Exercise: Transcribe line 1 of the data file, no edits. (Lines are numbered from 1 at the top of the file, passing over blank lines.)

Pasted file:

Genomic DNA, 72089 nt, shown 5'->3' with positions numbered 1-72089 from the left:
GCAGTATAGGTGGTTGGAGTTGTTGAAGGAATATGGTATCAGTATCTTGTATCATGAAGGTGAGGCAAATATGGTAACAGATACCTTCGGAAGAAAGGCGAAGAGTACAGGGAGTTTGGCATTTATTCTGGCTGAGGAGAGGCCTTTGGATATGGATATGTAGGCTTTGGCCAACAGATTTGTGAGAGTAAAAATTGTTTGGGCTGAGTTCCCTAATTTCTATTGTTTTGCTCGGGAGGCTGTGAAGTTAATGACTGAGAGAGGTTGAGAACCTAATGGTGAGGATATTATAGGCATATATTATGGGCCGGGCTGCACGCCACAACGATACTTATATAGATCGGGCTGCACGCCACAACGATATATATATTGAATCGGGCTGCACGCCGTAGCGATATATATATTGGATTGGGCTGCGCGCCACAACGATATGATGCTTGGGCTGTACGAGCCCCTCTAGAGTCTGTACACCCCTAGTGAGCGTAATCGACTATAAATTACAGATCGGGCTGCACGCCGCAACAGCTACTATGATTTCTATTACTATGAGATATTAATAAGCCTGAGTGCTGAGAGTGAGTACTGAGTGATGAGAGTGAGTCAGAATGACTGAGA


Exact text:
Genomic DNA, 72089 nt, shown 5'->3' with positions numbered 1-72089 from the left: